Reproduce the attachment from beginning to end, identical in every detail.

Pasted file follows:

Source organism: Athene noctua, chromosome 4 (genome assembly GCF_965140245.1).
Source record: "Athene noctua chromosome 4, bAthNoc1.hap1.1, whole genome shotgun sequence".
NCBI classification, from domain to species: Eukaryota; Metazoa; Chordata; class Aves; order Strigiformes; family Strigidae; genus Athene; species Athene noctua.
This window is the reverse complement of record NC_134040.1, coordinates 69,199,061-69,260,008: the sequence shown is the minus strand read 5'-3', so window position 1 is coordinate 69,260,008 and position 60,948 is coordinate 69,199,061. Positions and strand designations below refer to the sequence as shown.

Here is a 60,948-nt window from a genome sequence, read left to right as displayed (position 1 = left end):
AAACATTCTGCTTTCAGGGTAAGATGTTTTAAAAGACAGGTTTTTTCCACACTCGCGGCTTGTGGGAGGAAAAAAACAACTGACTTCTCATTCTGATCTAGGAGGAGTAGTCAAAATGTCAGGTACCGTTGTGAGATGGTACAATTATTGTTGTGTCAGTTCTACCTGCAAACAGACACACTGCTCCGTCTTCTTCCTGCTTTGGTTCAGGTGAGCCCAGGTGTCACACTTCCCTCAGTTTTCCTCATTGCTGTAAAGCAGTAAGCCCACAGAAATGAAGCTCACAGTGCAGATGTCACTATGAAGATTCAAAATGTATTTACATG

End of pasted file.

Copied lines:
Source organism: Athene noctua, chromosome 4 (genome assembly GCF_965140245.1).
Source record: "Athene noctua chromosome 4, bAthNoc1.hap1.1, whole genome shotgun sequence".
NCBI classification, from domain to species: Eukaryota; Metazoa; Chordata; class Aves; order Strigiformes; family Strigidae; genus Athene; species Athene noctua.
This window is the reverse complement of record NC_134040.1, coordinates 69,199,061-69,260,008: the sequence shown is the minus strand read 5'-3', so window position 1 is coordinate 69,260,008 and position 60,948 is coordinate 69,199,061. Positions and strand designations below refer to the sequence as shown.

Here is a 60,948-nt window from a genome sequence, read left to right as displayed (position 1 = left end):
AAACATTCTGCTTTCAGGGTAAGATGTTTTAAAAGACAGGTTTTTTCCACACTCGCGGCTTGTGGGAGGAAAAAAACAACTGACTTCTCATTCTGATCTAGGAGGAGTAGTCAAAATGTCAGGTACCGTTGTGAGATGGTACAATTATTGTTGTGTCAGTTCTACCTGCAAACAGACACACTGCTCCGTCTTCTTCCTGCTTTGGTTCAGGTGAGCCCAGGTGTCACACTTCCCTCAGTTTTCCTCATTGCTGTAAAGCAGTAAGCCCACAGAAATGAAGCTCACAGTGCAGATGTCACTATGAAGATTCAAAATGTATTTACATG